This week, I took the Pew Research quiz to see how much of a millennial I am. Technically, I cannot count myself among that cohort, which is between the ages of 18 to 33, but I want to. I have come to terms with the fact that I suffer from Gen Y envy and I’m ready to come clean.
I imagine I’m not alone. The way the media covers millennials, you would think they come from another planet. Who are these crazy kids who would throw away a friendship at work to get ahead or want apps instead of cars ? I imagine this scrutiny will reach a fevered pitch over the next few years as this demographic slowly becomes a majority in the workplace.
While I imagine every generation disparages their youthful counterparts, I wonder how much of this moaning stems from jealousy. Millennials demand all the things we Gen Xers and perhaps boomers want but are afraid to ask for, including creative opportunities, flexibility, and meaningful work. Birthdate be damned, from now on I want to embrace my inner Gen Y.
For those critics out there, a recent study by PsychTests, a Montreal-based psychological testing company, showed that contrary to popular belief, millennials are ambitious and scored higher than boomers on their desire to reach a major goal, such a making a big sale or designing an innovative product. They trumped GenX-ers and boomers with their desire to contribute something major to a field, such as making an important discovery or advancing technology. In online psychological tests, millennials also came across as strong competitors who always “keep their eyes on the prize.”
Paul Nazareth, a Toronto-based philanthropic adviser, admits that he has experienced Gen Y envy for a few years now.
“I admire [Gen Y’s] ambition and am a little jealous of the entrepreneurial environment they came into,” said Mr. Nazareth, who noted that now many awards are doled out to the 20-year olds, which didn’t exist when he was that age.
Yet, not content to just sit on the sidelines, Mr. Nazareth decided to embrace this millennial penchant for focusing on extra-curricular passions outside of traditional office hours. In his spare time, he manages four blogs, five twitter accounts, teaches and sits on five boards at academic institutions and charitable organizations.
Mr. Nazareth also counts millennials among his personal advisers and likes to remind his contemporaries that mentorship should come from those ahead of us career-wise – as well as behind us.
“My Gen Y board members have taught me how to use Google+ and Pinterest. They give me insight into the current job market, they are my eyes and ears into different sectors and companies and as they mentor under great leaders, I learn about those leaders, too,” Mr. Nazareth said.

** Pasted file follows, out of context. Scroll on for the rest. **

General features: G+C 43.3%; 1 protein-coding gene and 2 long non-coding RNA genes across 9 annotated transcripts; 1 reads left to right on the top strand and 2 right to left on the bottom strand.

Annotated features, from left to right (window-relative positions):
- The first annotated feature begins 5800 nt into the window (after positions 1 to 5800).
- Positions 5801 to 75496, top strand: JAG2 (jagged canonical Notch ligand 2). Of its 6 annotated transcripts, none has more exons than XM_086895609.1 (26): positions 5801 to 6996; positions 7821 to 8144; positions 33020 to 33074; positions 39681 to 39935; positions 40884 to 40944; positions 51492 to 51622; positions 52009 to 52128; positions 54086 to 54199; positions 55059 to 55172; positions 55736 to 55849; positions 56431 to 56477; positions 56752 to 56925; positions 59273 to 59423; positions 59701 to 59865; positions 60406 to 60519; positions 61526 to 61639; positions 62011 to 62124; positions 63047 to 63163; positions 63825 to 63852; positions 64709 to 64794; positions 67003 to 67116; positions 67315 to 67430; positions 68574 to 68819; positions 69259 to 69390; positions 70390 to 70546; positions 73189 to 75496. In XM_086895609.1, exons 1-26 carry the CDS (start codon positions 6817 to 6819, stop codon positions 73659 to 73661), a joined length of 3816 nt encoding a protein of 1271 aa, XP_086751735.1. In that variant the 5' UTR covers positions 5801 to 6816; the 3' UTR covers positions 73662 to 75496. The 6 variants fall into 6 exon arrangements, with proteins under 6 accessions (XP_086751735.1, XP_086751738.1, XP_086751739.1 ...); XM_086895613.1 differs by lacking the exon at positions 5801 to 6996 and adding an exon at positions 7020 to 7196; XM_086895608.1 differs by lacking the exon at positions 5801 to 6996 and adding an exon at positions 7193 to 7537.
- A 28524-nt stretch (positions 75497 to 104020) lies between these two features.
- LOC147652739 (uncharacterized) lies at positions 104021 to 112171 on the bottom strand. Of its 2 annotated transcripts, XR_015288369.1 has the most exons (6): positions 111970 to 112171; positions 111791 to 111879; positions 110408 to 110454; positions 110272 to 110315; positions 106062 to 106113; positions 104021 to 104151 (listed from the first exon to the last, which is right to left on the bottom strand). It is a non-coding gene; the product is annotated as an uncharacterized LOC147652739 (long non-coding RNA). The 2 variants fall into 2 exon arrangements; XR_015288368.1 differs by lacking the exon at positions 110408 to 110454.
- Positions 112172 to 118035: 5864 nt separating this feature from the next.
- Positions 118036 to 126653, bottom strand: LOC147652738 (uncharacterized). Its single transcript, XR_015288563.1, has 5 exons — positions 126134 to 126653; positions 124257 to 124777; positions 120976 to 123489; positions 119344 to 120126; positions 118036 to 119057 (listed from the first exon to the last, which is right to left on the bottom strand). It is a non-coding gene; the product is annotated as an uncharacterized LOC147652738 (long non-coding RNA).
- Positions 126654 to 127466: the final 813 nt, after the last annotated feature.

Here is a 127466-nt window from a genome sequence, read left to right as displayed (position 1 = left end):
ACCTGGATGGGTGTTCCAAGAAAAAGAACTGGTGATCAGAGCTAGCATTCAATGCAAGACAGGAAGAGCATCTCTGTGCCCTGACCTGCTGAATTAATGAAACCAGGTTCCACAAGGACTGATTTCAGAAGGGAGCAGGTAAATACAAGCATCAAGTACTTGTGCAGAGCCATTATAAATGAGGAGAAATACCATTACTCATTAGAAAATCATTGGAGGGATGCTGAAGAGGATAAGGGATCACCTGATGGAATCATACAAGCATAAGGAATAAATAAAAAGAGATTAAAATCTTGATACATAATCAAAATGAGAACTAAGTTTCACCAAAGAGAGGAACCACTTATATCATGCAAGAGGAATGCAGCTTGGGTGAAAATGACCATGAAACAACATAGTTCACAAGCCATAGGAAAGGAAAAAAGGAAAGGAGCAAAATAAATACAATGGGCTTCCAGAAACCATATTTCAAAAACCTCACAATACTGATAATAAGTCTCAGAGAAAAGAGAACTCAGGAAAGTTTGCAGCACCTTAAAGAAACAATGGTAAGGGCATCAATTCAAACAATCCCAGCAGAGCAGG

“Whenever my boomer peers at work make me feel young, hip and with it – I hang out with GenY [colleagues] and they scare me straight. The bottom line is I help them get jobs and climb the ladder with connections and networking tips and they keep me honest, give me intel and teach me tech. Fair trade,” he said.
Technology guru and author Don Tapscott has long relied on younger advisers, starting in 1997 when he put the then 13-year-old Michael Furdyk in charge of a website development project. Mr. Furdyk was made a manager since he was the eldest (the youngest on the team was eight years old) and remains one of Mr. Tapscott’s mentors.
“I found that every time I talked to him, he thought so differently than me that I learned a lot so I got some other mentors. The other was my daughter, Niki, who is a key influencer in my thinking. Another mentor is one of her best friends. Over the years I’ve continued this reverse mentoring approach,” said Mr. Tapscott.
“These kids aren’t inert recipients, they are actors and initiators and scrutinizers. It impacts actual brain development. I find that enormously refreshing and disarming,” he added.
There’s another good reason to embrace your inner ‘’Net Gen,’ explained Mr. Tapscott. Their culture is the new culture of work and it’s one that embraces freedom of choice, collaboration and innovation. It’s also a culture of having fun.
“They think that working, having fun and learning should all be the same thing,” Mr. Tapscott said.
“My generation thinks that there is a period of the day that you work and then you come home and have a martini. Or rather, a period of your life when you work and then you retire, if you don’t first have a stroke,” he quipped.
When the options are between fun and a serious medical episode, the choice seems clear. I just wish my generation had thought of it first.
Leah Eichler is founder and CEO of r/ally, a mobile collaboration platform for enterprises.Report Typo/Error